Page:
Muhammad Thalib’s “exegetical translation”, first published in 2011, is not so much a translation as it is a counter-translation. It constitutes a direct attack on the religious legitimacy of the Indonesian government, which publishes its own Qur’an translation. That translation, much to Thalib’s discontent, dominates the Indonesian market (see https://gloqur.de/quran-translation-of-the-week-01-al-quran-dan-terjemahnya/). Consequently, criticizing the government translation implies an attack on the authority of the state, as Munirul Ikhwan has shown in his paper on Muhammad Thalib’s translation in the Journal of Qur’anic Studies (https://www.euppublishing.com/doi/abs/10.3366/jqs.2015.0214).
Muhammad Thalib (b. 1948) is the leader of the Majelis Mujahidin Indonesia, an Islamist organization. Indonesian Islamists have a long-standing quarrel with the government ever since the first president, Sukarno, removed the famous “seven words” from the draft constitution in 1945; these contained an obligation for Muslims to adhere to the sharia. Majelis Mujahidin Indonesia was founded with the aim of reinstating this clause to the constitution and introducing the sharia in Indonesia. This happened in 2000, after the fall of Suharto and a process of democratization that made it possible to openly voice such claims.
MMI has been compromised by the fact that members of their early leadership were later connected to terrorist activity in the country and affiliated with al-Qa’ida. Its later leadership, including Muhammad Thalib, protested the association of their organization with any kind of violent activism. Their publishing activities are part of an effort to frame their activities as respectable and scholarly.
Alongside his “exegetical translation”, Thalib published a “correction of the literal translation” by the Ministry of Religious Affairs. Listing hundreds of “errors”, he even accused that translation of promoting terrorism by rendering the Qur’anic text literally, without the exegetical explanations that he considered indispensable. Translators should, for example, specify the historical context in which jihad in the sense of armed warfare is legitimate, he argued. His hermeneutical project is part of a fierce ideological debate in Indonesia on the merits of “literal” (harfiyah) versus “exegetical” (tafsiriyah) translation. Interestingly, it is often Salafis, typically credited with a literal understanding of the Qur’an, who demand an exegetical translation. In the extensive introduction to his translation, Thalib even quotes a Saudi fatwa that prohibits “literal” translations. They invite misunderstandings, he claims, and confuse Muslims. Therefore, translators should always provide the “correct” interpretation of a verse.
For example, Q 11:108 promises the “felicitous” (alladhīna suʿidū) eternal paradise, “except what your Lord may wish” (illā mā shāʾa rabbuka). The government translation renders this succinctly, but with a small exegetical addition, as “except if your Lord wishes (otherwise)” (kecuali jika Tuhanmu menghendaki [yang lain]). Muhammad Thalib considers this insufficient. He claims that this translation leads readers to believe that God acts according to His whims, without regard for justice. Instead, he says, the verse refers to the fact that for some believers, hellfire might not be eternal. He bases this argument on the Saudi concise Qur’anic commentary “al-Tafsīr al-Muyassar” and gives a lengthy Indonesian translation of the four Arabic words: “But there are people who have already completed their term of punishment in hell and then enter paradise according to the will of your Lord.” (Tetapi ada orang-orang yang telah selesai menjalani adzab neraka kemudian masuk surga sesuai kehendak Tuhanmu.)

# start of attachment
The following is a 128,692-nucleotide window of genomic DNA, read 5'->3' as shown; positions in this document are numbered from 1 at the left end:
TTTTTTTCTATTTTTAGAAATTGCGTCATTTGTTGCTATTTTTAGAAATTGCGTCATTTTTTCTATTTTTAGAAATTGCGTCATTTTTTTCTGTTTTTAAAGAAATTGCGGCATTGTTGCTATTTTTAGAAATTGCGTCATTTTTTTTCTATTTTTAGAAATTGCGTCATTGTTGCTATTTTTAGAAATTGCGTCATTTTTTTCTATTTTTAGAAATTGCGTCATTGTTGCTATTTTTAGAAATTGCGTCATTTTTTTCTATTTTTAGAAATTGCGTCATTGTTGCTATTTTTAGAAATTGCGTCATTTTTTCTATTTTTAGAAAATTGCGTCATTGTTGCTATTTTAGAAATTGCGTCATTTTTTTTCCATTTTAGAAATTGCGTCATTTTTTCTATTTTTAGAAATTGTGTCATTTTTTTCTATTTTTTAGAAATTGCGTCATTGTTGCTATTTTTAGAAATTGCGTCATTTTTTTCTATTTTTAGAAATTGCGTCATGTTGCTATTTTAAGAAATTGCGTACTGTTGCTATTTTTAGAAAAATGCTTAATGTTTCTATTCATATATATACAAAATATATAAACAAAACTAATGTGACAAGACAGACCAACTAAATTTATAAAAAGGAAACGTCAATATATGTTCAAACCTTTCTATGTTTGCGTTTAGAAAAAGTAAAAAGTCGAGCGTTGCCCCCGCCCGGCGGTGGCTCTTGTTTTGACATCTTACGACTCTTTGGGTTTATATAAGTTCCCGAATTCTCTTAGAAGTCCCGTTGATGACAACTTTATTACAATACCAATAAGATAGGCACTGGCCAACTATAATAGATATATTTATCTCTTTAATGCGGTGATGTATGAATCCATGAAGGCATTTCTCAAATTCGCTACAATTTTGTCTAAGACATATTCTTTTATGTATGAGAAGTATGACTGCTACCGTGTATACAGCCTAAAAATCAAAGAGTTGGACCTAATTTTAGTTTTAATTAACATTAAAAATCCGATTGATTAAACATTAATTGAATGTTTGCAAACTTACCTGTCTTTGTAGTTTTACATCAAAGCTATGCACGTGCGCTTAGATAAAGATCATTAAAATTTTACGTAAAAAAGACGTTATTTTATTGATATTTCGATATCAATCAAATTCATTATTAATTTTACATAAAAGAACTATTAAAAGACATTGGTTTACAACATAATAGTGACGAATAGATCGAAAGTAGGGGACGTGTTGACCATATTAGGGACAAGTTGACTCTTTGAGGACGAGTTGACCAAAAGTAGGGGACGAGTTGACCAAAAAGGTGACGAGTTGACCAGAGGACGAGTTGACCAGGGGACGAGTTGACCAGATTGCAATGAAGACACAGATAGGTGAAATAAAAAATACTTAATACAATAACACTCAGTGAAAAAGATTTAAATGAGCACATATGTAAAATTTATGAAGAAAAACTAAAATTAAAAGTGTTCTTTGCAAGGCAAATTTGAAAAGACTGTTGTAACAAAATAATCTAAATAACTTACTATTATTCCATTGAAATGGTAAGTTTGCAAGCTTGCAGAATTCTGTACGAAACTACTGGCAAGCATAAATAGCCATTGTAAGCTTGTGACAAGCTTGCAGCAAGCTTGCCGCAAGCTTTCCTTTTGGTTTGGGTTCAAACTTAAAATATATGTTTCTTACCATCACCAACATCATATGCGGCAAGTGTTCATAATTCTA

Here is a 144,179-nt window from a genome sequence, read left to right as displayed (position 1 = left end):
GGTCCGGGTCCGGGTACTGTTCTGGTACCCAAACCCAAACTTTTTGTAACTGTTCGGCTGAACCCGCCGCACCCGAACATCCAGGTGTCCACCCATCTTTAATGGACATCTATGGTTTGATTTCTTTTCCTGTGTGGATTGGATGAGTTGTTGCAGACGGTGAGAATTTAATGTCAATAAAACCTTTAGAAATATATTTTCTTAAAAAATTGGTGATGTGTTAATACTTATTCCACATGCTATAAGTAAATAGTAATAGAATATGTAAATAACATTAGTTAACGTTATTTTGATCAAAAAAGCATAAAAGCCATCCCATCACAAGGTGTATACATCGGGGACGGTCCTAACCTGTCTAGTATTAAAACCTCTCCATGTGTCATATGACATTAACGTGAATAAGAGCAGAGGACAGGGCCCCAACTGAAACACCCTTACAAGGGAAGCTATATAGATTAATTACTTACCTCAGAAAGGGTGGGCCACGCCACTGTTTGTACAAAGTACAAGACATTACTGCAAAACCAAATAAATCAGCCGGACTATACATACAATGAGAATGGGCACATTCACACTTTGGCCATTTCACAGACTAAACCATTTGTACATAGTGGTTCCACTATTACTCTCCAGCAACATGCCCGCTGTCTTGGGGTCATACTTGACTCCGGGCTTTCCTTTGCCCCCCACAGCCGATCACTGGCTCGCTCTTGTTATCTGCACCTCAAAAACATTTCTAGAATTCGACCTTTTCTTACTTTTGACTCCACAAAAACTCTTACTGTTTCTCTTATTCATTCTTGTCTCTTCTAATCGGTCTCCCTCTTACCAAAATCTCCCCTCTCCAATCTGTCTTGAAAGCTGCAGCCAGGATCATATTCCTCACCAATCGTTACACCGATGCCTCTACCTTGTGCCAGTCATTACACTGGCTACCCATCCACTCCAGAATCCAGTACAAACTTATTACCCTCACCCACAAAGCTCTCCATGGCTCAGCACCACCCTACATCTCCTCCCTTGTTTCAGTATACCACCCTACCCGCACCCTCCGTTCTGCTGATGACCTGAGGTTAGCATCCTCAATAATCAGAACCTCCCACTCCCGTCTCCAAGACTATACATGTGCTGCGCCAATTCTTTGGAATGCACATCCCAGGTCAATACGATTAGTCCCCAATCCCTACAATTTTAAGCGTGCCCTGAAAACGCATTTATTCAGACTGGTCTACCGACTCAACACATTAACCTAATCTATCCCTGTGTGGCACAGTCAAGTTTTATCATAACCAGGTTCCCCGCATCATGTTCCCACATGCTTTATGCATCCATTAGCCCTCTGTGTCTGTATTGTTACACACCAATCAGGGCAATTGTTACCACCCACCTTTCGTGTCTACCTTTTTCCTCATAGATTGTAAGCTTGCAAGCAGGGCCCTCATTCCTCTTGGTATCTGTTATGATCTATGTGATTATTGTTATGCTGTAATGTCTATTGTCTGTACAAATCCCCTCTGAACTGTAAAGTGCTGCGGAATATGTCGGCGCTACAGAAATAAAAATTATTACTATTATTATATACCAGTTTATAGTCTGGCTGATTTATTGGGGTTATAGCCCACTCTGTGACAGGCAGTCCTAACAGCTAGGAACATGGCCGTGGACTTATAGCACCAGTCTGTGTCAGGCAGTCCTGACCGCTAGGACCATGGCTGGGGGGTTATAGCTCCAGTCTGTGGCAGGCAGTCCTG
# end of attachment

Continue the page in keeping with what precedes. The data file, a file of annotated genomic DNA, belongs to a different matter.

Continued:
Thus, Thalib’s translation is extensive and not interested in closely following the structure of the source text. Rather, it delivers an interpretation. It also provides an additional interpretive structure by adding thematic headers.
As Munirul Ikhwan has shown, a pet peeve of Thalib’s is his insistence that the Ministry glosses over negative portrayals of Judaism in the Qur’an. He himself uses his exegetical method of translation in order to promote an exclusivist reading, which is particularly controversial in the Indonesian context where religious tolerance and pluralism are frequently promoted. For example, Thalib translates the last two verses of the Fatiha (Q 1:6-7; “Guide us on the straight path; the path of those whom You have blessed, not those who have incurred wrath, nor are astray”) as
“Guide us towards Islam (6), that is, the religion followed by those whom You have blessed with the guidance of Islam before their death, not the religion of the Jews who are despised by God, and also not the religion of Christians who reject the prophethood of Muhammad (7).”
This translation is based on a well-known exegetical hadith that is contained in most premodern Qur’anic commentaries. However, many contemporary translators and exegetes choose not to base their interpretation on it for various reasons, including its hostility towards pre-Islamic religions and also due to the fact that it narrows down a universal statement in the Qur’an to a very particular meaning, which seems like an unnecessary specification to many interpreters, especially given that the first sura in the Qur’an is supposed to cover the most fundamental and general tenets of faith. Thalib, conversely, considers any omission of this hadith a falsification of the meaning of the Qur’an.
This points to a fundamental controversy over the role of exegetical traditions in the interpretation and translation of the Qur’an. It also clearly shows the inherent potential of politicizing that controversy, either by claiming to recover the “literal meaning” or by claiming to provide the “correct interpretation”.